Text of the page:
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How to Overcome the Cyclist’s Fear of Bad Weather

By Jiri Kaloc

Bad weather can be the enemy of your cycling if you’re afraid of it. The first step to getting comfortable with riding in bad weather is to make sure you’re carrying the gear for it and you know what to look out for. Let’s go over some basics.

Don’t rush into it

If you have bad memories of cycling in bad weather or you’re simply not confident how you’d handle it, it’s best to take it slow. You can start by cycling in light rain and gradually work your way up to more challenging conditions. You should also talk to other cyclists you trust about your fear of bad weather. They can provide you with support and advice, and help you gain perspective.

Be ready for the expected

Some things change about cycling when bad weather comes. It doesn’t mean you can’t stay safe, you just have to adjust to the new situation.

Mind your stopping distance: Bad weather equals wet roads and that means a longer stopping distance. Your traction is worse and breaking isn’t as effective, even if you have disc brakes. Be extra careful around wet road paint, wet steel such as rails, and wet leaves, as those get the most slippery.

Maintain your body temperature: Proper clothing is essential for bad weather. A single rain jacket is a must. It can keep you dry, help you conserve body heat, and protect you from wind. But if you feel like cycling in bad weather is not keeping you warm enough, be ready to make the call to stop and seek shelter.

Be cautious of lightning: It’s important to know that bicycle tires won’t protect you from lightning. The energy output is just too high and tires are too small to insulate you. If you feel like lightning is likely, it’s best to seek shelter in a sturdy building or under a bridge.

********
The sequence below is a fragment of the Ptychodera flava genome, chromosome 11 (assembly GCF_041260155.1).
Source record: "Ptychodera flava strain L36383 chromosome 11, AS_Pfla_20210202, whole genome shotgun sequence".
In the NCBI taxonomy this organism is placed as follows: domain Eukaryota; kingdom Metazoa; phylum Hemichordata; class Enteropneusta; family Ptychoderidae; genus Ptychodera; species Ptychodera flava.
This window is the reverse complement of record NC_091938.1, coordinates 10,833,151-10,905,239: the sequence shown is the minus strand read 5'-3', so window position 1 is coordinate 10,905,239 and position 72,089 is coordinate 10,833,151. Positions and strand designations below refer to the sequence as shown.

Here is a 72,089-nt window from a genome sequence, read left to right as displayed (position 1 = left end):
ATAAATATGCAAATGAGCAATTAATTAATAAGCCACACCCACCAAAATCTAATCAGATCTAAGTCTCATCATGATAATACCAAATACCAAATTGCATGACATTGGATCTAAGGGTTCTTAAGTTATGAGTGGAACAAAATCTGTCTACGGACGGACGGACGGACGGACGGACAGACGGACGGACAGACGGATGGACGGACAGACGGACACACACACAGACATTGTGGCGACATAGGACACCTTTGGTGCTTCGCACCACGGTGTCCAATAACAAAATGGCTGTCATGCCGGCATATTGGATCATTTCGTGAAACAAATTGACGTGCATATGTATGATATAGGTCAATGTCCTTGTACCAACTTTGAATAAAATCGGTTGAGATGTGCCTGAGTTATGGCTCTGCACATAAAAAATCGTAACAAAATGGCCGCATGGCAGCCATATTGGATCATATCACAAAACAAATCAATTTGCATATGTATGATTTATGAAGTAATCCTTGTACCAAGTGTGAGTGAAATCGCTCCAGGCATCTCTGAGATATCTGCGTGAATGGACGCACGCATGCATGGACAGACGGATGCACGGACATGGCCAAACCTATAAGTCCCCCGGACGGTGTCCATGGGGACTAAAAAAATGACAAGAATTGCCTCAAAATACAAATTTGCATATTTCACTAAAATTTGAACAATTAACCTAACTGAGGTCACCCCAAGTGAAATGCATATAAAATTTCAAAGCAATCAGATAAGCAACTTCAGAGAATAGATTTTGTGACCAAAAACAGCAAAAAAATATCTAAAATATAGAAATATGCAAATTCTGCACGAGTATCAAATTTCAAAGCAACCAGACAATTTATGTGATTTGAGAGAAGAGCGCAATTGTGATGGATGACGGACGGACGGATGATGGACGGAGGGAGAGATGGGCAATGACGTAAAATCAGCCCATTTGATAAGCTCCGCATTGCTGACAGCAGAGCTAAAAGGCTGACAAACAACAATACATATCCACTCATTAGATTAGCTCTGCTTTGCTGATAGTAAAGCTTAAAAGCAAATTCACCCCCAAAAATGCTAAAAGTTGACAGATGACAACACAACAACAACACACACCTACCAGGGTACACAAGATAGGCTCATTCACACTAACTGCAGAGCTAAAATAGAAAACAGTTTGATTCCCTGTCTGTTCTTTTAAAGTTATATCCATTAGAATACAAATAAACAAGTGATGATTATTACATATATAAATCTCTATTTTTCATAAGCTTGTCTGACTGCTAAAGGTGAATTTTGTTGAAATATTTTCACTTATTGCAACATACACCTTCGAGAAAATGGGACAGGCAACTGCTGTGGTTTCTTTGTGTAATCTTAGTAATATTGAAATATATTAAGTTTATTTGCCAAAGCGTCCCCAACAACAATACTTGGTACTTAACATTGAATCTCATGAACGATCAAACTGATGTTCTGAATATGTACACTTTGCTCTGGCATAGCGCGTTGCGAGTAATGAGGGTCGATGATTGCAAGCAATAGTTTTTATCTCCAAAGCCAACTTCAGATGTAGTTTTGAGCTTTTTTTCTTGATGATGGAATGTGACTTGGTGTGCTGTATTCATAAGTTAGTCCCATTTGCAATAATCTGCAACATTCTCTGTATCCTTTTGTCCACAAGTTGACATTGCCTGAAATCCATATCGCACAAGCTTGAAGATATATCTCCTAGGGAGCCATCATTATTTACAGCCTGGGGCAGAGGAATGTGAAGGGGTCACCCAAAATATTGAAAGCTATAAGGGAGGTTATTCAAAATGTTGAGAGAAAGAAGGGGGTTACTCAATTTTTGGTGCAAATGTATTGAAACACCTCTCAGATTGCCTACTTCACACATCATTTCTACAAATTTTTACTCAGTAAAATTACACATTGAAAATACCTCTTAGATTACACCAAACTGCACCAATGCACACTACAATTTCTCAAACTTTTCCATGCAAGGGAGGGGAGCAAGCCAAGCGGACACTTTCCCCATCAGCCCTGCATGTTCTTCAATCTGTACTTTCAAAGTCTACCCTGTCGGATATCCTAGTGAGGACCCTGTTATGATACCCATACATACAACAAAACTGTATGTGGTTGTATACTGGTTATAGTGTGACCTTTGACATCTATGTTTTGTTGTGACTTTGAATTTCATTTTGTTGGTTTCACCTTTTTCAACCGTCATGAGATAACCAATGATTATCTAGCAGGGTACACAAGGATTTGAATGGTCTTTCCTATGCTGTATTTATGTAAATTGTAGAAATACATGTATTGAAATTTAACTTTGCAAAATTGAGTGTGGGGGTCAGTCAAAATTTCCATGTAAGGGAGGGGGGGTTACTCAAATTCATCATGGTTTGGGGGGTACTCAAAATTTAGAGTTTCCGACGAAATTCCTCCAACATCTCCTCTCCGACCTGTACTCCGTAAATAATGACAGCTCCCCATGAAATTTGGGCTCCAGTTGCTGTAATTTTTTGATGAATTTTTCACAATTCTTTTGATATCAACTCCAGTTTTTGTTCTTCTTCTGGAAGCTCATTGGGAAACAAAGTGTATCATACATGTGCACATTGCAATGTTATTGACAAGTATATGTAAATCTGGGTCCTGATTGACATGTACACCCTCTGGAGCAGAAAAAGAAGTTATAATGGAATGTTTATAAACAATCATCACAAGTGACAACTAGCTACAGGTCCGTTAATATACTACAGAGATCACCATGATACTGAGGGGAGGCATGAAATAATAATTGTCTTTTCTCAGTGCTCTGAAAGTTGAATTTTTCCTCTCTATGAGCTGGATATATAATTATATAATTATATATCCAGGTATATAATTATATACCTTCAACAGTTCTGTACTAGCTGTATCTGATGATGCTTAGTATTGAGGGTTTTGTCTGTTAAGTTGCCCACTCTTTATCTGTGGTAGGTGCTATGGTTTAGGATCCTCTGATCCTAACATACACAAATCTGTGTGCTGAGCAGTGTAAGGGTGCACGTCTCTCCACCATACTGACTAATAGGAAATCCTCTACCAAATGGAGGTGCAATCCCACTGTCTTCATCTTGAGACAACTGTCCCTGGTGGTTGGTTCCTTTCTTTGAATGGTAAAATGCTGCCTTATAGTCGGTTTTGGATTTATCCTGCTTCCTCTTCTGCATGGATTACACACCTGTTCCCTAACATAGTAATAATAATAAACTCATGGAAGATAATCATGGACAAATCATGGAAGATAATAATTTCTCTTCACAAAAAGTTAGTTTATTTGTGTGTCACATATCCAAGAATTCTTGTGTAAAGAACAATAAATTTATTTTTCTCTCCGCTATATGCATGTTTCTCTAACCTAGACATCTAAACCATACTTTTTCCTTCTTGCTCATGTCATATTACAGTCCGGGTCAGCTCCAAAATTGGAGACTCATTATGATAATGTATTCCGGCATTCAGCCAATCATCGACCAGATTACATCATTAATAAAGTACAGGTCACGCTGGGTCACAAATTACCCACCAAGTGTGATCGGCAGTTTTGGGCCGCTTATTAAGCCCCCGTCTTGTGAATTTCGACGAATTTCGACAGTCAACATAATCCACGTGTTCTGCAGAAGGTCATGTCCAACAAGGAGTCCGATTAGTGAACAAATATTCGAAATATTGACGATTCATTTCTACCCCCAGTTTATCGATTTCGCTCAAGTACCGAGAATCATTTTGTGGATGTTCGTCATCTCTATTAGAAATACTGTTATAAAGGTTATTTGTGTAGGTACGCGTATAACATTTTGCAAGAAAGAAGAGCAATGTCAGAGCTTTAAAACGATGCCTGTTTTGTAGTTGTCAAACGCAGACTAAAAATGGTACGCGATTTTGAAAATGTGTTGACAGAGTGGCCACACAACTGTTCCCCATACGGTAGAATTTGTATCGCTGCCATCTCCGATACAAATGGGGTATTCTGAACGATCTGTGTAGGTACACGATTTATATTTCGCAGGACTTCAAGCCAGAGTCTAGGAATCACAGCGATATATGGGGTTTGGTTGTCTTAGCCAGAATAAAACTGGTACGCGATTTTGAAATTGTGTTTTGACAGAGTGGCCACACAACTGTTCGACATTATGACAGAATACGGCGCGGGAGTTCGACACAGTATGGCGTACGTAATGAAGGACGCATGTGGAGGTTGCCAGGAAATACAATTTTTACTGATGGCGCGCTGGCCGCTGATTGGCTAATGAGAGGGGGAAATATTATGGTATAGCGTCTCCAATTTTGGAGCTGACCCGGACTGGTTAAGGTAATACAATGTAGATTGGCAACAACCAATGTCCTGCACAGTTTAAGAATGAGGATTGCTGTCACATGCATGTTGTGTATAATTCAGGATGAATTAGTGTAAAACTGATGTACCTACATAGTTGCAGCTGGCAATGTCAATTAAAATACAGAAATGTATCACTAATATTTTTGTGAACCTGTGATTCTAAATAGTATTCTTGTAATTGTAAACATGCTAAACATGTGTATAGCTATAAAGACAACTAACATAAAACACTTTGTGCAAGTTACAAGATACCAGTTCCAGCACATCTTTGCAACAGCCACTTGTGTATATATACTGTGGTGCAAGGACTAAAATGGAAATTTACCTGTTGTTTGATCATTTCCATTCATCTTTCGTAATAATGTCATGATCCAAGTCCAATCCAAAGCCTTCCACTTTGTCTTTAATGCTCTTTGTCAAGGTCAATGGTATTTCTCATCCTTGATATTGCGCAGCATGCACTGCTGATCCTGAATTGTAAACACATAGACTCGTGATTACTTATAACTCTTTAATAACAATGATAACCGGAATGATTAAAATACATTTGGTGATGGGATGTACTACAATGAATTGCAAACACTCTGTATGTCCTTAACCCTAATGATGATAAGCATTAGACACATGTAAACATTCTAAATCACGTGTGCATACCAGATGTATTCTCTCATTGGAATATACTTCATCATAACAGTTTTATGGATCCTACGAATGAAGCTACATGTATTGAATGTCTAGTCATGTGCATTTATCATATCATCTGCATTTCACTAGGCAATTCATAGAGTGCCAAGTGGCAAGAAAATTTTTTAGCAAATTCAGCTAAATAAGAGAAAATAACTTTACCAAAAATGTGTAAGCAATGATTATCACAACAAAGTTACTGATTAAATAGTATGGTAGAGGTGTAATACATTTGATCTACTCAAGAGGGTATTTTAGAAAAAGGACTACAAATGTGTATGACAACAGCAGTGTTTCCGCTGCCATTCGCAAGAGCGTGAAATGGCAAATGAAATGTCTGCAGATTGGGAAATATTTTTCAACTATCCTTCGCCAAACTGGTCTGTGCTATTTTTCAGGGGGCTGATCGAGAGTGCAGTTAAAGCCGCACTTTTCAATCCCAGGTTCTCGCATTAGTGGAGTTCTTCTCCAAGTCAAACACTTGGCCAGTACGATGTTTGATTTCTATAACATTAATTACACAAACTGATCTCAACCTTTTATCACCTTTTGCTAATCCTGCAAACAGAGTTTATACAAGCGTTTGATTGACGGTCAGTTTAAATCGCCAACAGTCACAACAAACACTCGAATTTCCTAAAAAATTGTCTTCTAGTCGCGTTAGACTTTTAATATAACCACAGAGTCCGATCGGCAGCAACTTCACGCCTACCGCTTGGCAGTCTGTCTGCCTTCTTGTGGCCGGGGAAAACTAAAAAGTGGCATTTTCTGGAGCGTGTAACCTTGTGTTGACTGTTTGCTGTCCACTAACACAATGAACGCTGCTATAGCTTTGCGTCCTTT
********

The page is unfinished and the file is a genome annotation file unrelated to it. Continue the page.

Cycling in bad weather
Bad weather can be the enemy of your cycling if you’re afraid of it. © Profimedia

Be ready for things going sideways

This brings us to another fear that cyclists commonly have related to bad weather. The fear of getting stuck far from home. You can likely avoid bad weather being the cause of this by planning your route appropriately based on the forecast. And you should take your phone with you when riding far from home, especially when bad weather is likely, so that you can call for help. It’s also a good habit to let someone know where you’re headed and for how long.

The second most common reason cyclists get stuck far away from home are mechanical issues. Being unable to deal with mechanical problems can greatly increase this fear. To get over it, you should have the tools and a basic understanding of how to fix the most common issues.

Fix a flat tire: Remember to carry a spare tube, tire levers, and something to inflate your tube with (CO2 cartridges are light and convenient, but a pump can be used multiple times). Ideally, you should get some practice fixing a flat at home.

Repair a broken chain: Breaking a chain is rare, but devastating when it happens far away from any help. Thankfully, it’s also easy to fix. You need a multitool with a chain breaker to remove the damaged link, as well as a “Powerlink” to rejoin the ends quickly and without tools. This can be invaluable on longer trips.

With the right gear, tools, and skills under your belt, you can overcome your fears and become more confident cycling, regardless of the weather or your distance away from home.